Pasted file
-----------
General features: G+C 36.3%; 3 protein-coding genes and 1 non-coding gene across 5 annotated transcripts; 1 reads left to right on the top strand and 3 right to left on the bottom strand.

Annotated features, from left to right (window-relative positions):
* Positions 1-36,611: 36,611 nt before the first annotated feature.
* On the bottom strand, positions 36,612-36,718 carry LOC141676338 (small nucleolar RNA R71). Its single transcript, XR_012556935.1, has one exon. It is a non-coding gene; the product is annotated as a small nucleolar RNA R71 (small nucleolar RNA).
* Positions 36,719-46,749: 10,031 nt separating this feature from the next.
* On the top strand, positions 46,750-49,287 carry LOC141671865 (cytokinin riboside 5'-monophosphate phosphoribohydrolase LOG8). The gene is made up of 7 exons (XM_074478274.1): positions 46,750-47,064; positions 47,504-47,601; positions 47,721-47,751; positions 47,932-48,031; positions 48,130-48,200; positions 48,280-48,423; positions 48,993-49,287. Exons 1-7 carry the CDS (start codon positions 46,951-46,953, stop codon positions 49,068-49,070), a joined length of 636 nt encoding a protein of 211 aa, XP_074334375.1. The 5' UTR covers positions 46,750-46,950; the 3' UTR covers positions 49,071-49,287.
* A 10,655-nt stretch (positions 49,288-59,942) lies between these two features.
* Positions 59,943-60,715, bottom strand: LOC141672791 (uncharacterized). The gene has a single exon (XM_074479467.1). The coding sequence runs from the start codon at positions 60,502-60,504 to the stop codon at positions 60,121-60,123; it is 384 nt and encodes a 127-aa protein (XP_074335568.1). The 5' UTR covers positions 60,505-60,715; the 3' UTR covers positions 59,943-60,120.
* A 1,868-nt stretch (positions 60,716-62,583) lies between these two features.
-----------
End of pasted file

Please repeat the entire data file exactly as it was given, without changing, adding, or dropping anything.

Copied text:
General features: G+C 36.3%; 3 protein-coding genes and 1 non-coding gene across 5 annotated transcripts; 1 reads left to right on the top strand and 3 right to left on the bottom strand.

Annotated features, from left to right (window-relative positions):
* Positions 1-36,611: 36,611 nt before the first annotated feature.
* On the bottom strand, positions 36,612-36,718 carry LOC141676338 (small nucleolar RNA R71). Its single transcript, XR_012556935.1, has one exon. It is a non-coding gene; the product is annotated as a small nucleolar RNA R71 (small nucleolar RNA).
* Positions 36,719-46,749: 10,031 nt separating this feature from the next.
* On the top strand, positions 46,750-49,287 carry LOC141671865 (cytokinin riboside 5'-monophosphate phosphoribohydrolase LOG8). The gene is made up of 7 exons (XM_074478274.1): positions 46,750-47,064; positions 47,504-47,601; positions 47,721-47,751; positions 47,932-48,031; positions 48,130-48,200; positions 48,280-48,423; positions 48,993-49,287. Exons 1-7 carry the CDS (start codon positions 46,951-46,953, stop codon positions 49,068-49,070), a joined length of 636 nt encoding a protein of 211 aa, XP_074334375.1. The 5' UTR covers positions 46,750-46,950; the 3' UTR covers positions 49,071-49,287.
* A 10,655-nt stretch (positions 49,288-59,942) lies between these two features.
* Positions 59,943-60,715, bottom strand: LOC141672791 (uncharacterized). The gene has a single exon (XM_074479467.1). The coding sequence runs from the start codon at positions 60,502-60,504 to the stop codon at positions 60,121-60,123; it is 384 nt and encodes a 127-aa protein (XP_074335568.1). The 5' UTR covers positions 60,505-60,715; the 3' UTR covers positions 59,943-60,120.
* A 1,868-nt stretch (positions 60,716-62,583) lies between these two features.